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HUGE snowflake!

July 2nd, 2014 at 04:50 pm

So almost a month ago we had a storm and a branch fell on the roof of our popup camper, making a little hole in it. We got the insurance estimate yesterday - $5400. For something that we can patch ourselves with no problem. My husband asked them if we were allowed to keep the money and fix it ourselves, and they said absolutely. %5400, I can't believe it! Now what to do with it...

My list of credit cards on my sidebar are just the ones that I pay and are in my name. My husband has about $18000 of credit card debt in his name. A good chunk of his debt is at low promo rates, and even the part that isn't, is at lower rates that mine, so we haven't been putting any extra towards his cards yet, which is stressing him out. I really wanted to use that $5400 to pay off my Chase card and then put the rest towards the Discover and get that going, but there's only a % or two difference between my cards and his, and if it will make him feel better, then it's worth it to just let him use it all for his cards.

At some point (as we get things paid down) I'd really like to combine everything, but we'll see how it goes and who has the best rates and balance transfer deals.

Excited to pay off that big chunk though!

5 Responses to “HUGE snowflake!”

  1. Petunia 100 Says:

    Congrats on your "windfall". (Haha!)

    Do you and your husband do separate finances? If so, should you split the $5400 and each use it towards debt?

  2. Permanent Temp Says:

    Why isn't he using his money toward the cards? If he insists on putting money toward one of his cards why don't you let him have the $400 toward it. You would be in a better position I think to pay off both your Chase cards if your talking percentage wise.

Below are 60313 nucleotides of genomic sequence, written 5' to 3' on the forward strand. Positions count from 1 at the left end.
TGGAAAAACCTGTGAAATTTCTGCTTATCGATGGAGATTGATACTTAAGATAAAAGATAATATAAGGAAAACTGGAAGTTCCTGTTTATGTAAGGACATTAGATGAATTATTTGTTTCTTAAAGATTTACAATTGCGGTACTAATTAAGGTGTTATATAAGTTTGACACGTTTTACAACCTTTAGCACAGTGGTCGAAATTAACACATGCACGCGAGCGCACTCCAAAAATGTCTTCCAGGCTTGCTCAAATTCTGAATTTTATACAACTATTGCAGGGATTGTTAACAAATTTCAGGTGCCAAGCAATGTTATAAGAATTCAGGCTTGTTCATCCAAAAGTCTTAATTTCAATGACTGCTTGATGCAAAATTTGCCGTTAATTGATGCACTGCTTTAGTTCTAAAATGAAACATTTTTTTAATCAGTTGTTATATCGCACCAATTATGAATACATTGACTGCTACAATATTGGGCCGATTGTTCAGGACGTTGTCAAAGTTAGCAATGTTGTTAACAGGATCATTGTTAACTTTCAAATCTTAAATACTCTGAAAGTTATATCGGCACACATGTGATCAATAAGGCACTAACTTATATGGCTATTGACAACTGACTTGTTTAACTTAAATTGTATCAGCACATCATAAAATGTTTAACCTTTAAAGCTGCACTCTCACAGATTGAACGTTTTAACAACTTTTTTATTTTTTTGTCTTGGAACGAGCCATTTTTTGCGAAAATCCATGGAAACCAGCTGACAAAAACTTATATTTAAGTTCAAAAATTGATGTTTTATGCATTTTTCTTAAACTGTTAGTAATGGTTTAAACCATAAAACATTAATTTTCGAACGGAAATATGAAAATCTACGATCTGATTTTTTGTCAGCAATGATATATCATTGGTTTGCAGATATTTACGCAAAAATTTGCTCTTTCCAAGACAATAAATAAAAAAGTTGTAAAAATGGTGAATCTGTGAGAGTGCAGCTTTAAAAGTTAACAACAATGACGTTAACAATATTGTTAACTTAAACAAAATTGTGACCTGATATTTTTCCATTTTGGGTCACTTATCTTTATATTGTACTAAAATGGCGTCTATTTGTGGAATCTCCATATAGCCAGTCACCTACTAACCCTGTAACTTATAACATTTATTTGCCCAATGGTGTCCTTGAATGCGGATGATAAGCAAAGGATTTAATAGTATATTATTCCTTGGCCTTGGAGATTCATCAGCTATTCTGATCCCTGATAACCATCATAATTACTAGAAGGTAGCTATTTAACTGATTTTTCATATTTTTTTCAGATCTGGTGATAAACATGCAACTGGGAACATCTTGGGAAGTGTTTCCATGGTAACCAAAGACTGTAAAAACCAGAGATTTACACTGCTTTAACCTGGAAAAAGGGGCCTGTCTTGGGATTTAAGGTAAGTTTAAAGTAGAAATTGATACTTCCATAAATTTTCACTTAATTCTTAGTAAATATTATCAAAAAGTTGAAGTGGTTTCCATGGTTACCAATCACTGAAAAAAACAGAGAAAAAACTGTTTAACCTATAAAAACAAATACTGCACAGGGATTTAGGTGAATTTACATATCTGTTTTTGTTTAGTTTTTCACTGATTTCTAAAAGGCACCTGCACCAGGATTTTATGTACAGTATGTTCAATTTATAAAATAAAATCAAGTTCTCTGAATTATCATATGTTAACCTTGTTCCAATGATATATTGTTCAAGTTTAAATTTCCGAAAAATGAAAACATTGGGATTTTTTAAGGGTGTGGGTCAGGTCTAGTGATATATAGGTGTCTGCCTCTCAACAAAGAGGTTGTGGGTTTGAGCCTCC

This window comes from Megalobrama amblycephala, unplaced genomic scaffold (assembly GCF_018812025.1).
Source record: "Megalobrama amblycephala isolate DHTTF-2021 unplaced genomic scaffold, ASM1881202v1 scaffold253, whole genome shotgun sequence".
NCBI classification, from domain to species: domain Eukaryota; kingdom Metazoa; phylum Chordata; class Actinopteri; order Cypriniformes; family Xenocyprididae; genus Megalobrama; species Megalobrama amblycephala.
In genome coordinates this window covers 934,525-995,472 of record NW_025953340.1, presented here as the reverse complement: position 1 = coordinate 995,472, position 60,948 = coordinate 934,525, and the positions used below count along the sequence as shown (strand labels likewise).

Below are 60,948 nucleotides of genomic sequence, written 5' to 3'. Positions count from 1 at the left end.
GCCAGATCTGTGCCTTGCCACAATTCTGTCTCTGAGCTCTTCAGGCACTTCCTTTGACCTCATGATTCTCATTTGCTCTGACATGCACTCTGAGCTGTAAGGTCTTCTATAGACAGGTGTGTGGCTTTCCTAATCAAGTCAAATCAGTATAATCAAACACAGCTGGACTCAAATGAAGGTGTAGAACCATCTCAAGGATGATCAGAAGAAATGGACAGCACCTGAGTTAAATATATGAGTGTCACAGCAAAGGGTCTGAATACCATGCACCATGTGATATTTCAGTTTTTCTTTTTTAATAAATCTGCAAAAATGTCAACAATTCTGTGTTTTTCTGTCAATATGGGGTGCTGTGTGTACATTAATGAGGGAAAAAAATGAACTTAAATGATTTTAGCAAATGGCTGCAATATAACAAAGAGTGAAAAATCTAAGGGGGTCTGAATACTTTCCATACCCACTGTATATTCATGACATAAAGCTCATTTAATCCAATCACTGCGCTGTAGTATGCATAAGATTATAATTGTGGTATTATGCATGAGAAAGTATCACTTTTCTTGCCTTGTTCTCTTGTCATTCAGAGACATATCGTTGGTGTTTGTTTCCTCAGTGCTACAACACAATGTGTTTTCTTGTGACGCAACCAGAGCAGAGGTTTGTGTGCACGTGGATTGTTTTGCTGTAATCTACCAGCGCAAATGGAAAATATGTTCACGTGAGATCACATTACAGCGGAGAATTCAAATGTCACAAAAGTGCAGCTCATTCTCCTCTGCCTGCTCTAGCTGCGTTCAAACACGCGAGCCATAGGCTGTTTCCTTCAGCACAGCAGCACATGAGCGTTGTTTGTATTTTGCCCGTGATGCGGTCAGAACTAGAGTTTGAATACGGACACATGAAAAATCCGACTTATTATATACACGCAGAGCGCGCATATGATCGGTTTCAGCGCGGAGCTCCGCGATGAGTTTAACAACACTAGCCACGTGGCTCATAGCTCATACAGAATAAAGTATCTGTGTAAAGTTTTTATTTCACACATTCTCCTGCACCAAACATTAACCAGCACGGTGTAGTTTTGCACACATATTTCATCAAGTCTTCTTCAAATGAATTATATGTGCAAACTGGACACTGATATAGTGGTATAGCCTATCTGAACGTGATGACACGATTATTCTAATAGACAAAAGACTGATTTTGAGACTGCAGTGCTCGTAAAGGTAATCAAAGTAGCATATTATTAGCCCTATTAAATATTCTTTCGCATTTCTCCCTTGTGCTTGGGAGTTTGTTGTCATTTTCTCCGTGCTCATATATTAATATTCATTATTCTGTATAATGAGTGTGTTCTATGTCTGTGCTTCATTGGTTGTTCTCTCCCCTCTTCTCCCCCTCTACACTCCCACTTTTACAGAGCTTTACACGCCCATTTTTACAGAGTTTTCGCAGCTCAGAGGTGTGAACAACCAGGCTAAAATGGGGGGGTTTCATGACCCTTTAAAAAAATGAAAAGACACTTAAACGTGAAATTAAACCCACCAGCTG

I love my husband but if I just went with every money idea he had we would be living in style, hungry and broke with with many children, high credit balances, brand new financed cars or SUVs and no emergency fund. Some of his ideas are good some are not. He's just sort of impatient not good at the big picture. I'm sort of conservative which can be good and has been so far.

    Have a discussion about your joint plan show him how you can pay off 2 cards right away putting the whole family in a better position. If he wants more money toward is cards now tell him to go out and get it. You made a plan that has allowed you to pay 5K off your cards talk to him and get him on board. Again is he insists maybe you can switch of months for cards but to me it makes more sense to knock out two cards leaving you with 4 payments to worry about instead of 6. You need peace of mind for yourself to keep doing what you are doing. You've done so well stick to it.

  3. doingitallwrong Says:

    If it's stressing him, maybe pay off your Chase card and let him use what's left on one of his cards. You might want to run a debt snowball calculation, including both of your cards, and see what kind of a difference various payoff options would make. If it's not significant, then some kind of split would be in order, but if there's a big difference he might feel better about putting everything toward your cards first.

    http://www.whatsthecost.com/snowball.aspx

  4. frugalredhead Says:

    He covers most of the big household bills, leaving him only enough to pay the minimums on his credit cards. I pay 6 of our 8 credit cards and my income from my 2nd job is what we're using to pay down the credit card debt. We sort of do separate finances - he pays mortgage, car payments, most utilities. I pay daycare, cell phones, few other miscellaneous small bills, plus credit cards. We each pay our own student loans.

    I'm not worried about the $855 Chase card - I pay an extra $1200 a month towards credit cards above and beyond the minimums, so my plan is to just pay the minimum on that until the month before the 0% is up. It's just $25 a month.

    I might talk to him about the idea of splitting it - if I take just enough to pay off the big Chase card, then he takes the rest, that might be the best compromise. As of now, I'll have the larger Chase card paid off by September anyway though.

    I did the math and paying off $5400 of his debt at 11.99% vs $5400 towards my Discover at 13.99% is still only a difference of $95 in interest over the course of a year.

    Thanks for all the input!

  5. Beawealthywarrior Says:

    I agree with Petunia, split the windfall

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